I was thrilled to meet you this weekend, and I greatly admire all the passion you have for everything in life. Reading your blog here helped me understand the concepts of blogging and set up some WordPress blogs a few months ago. Hearing you speak reinforced that. (Now I just have to get up enough courage myself to put some content in them!)

    I felt that the least I could do in return was help you realize what was obviously a big dream. The Universe seemed to align, since I knew you were going to be near there and his website indicated he was back from some of his world travels. Once I got up a little courage, it wasn’t hard to write him an e-mail and talk about how fascinating you are. It’s much easier to do that for someone else than it is for yourself.

    To answer your questions:
    1. I would ask him about his powerlifting. What an interesting twist on his life. He just went to a competition in Las Vegas last month, and his website’s blog said he held the Arizona state record. I have a girlfriend in Florida who has been competing in RAW Powerlifting lately.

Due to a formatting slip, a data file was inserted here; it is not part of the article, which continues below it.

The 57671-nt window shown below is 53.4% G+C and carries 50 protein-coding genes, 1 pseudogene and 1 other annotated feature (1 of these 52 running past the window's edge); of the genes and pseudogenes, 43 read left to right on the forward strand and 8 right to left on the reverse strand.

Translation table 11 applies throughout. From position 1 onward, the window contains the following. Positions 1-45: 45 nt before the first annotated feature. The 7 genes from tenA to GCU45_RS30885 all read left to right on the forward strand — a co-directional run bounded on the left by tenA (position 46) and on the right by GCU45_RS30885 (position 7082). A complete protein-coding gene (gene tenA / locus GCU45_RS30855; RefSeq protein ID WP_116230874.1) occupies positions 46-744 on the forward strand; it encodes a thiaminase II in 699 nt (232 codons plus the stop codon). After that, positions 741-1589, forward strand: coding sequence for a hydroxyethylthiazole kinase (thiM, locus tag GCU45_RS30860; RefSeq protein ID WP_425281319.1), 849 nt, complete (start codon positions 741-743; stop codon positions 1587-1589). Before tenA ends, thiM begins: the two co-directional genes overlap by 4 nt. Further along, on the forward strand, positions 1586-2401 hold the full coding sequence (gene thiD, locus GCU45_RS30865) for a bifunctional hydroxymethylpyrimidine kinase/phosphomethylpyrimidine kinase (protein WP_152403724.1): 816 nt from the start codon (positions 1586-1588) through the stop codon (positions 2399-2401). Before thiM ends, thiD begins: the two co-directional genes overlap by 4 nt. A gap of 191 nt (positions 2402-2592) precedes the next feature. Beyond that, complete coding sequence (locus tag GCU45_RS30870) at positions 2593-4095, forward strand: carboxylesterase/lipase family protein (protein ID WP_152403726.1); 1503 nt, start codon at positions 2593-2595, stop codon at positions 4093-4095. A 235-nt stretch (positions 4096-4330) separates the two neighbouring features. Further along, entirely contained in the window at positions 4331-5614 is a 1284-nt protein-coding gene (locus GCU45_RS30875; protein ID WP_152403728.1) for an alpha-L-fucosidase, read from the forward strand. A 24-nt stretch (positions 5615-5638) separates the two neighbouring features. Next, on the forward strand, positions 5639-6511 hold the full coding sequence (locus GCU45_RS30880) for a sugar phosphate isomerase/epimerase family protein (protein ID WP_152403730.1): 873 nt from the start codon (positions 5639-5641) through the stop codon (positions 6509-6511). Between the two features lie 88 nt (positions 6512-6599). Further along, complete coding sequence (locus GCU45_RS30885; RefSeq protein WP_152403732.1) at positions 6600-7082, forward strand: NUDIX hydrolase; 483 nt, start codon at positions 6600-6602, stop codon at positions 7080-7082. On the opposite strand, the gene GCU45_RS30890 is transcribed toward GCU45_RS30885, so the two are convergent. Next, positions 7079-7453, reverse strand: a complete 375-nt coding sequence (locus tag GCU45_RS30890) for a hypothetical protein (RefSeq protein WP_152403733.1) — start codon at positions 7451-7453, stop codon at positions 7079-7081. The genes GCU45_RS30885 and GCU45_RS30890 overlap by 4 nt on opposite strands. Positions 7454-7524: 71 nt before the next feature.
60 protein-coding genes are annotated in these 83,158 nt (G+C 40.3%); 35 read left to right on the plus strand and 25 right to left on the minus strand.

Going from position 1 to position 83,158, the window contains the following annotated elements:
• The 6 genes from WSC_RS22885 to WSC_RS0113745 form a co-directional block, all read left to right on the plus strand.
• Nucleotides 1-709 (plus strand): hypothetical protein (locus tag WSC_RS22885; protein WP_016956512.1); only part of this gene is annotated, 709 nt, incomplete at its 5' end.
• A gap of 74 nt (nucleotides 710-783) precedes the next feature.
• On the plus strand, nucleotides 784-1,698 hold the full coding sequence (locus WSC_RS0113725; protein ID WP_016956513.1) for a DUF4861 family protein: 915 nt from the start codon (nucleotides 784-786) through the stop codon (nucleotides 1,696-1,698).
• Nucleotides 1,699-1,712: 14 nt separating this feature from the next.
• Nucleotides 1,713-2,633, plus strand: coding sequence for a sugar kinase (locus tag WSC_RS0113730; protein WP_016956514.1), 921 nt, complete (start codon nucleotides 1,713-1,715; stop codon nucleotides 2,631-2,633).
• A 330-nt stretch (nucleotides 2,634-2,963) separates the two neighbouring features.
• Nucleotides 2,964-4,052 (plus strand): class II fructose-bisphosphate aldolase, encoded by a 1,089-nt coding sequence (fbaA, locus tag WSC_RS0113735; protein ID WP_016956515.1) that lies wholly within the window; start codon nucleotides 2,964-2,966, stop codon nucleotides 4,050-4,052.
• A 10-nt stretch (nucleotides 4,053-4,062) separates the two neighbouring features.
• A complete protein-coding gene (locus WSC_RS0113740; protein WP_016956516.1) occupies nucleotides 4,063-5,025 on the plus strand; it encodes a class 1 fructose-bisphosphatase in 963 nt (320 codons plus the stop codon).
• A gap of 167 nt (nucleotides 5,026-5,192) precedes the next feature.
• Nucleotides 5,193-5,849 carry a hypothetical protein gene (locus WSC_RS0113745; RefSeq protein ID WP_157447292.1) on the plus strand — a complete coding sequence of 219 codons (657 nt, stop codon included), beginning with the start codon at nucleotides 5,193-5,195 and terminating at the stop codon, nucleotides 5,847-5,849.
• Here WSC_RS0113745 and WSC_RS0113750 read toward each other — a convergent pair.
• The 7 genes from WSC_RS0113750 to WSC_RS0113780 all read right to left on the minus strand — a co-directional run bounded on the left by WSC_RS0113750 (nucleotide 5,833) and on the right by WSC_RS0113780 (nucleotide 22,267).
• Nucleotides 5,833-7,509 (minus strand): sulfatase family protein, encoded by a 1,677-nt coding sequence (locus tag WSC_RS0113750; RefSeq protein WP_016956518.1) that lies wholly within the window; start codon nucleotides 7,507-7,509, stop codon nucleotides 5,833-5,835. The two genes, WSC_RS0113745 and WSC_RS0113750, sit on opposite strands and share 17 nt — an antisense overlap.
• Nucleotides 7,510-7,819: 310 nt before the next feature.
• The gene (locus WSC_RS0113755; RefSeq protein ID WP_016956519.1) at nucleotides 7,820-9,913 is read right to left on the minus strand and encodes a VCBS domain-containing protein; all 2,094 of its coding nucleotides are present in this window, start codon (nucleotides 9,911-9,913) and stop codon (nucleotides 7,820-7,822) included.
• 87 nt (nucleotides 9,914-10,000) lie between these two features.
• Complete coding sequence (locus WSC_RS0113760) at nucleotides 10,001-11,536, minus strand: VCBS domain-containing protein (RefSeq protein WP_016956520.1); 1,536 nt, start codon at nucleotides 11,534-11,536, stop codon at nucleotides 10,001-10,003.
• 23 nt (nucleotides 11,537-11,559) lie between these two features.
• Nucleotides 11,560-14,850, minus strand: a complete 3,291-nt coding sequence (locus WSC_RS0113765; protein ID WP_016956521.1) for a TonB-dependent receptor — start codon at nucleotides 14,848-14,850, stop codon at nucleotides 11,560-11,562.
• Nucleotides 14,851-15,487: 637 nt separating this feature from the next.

2. My dream is to “escape from cubicle nation” as Pam Slim says and become an entrepreneur. I know I’m a good business writer because I do it a lot in my job now. I can’t help but cringe when I see bad writing and want to improve it. I really want to take people’s business ideas and present them in a way that really tells a powerful, convincing story. So what’s stopping me? Fear of ridicule and failure, perfectionism, comparing myself to others. It’s all in my own head. I see the great stuff that other people put out there, such as yourself (I’m amazed at how much you do), and I think how can I ever measure up? So I stay stuck.

    I know I need to reach out to others more, and I need to have more faith and belief in myself. This has shown me how powerful that can be.

    Thank you… and many hugs.

    Robyn

  3. Posted November 19, 2009 at 6:50 pm | Permalink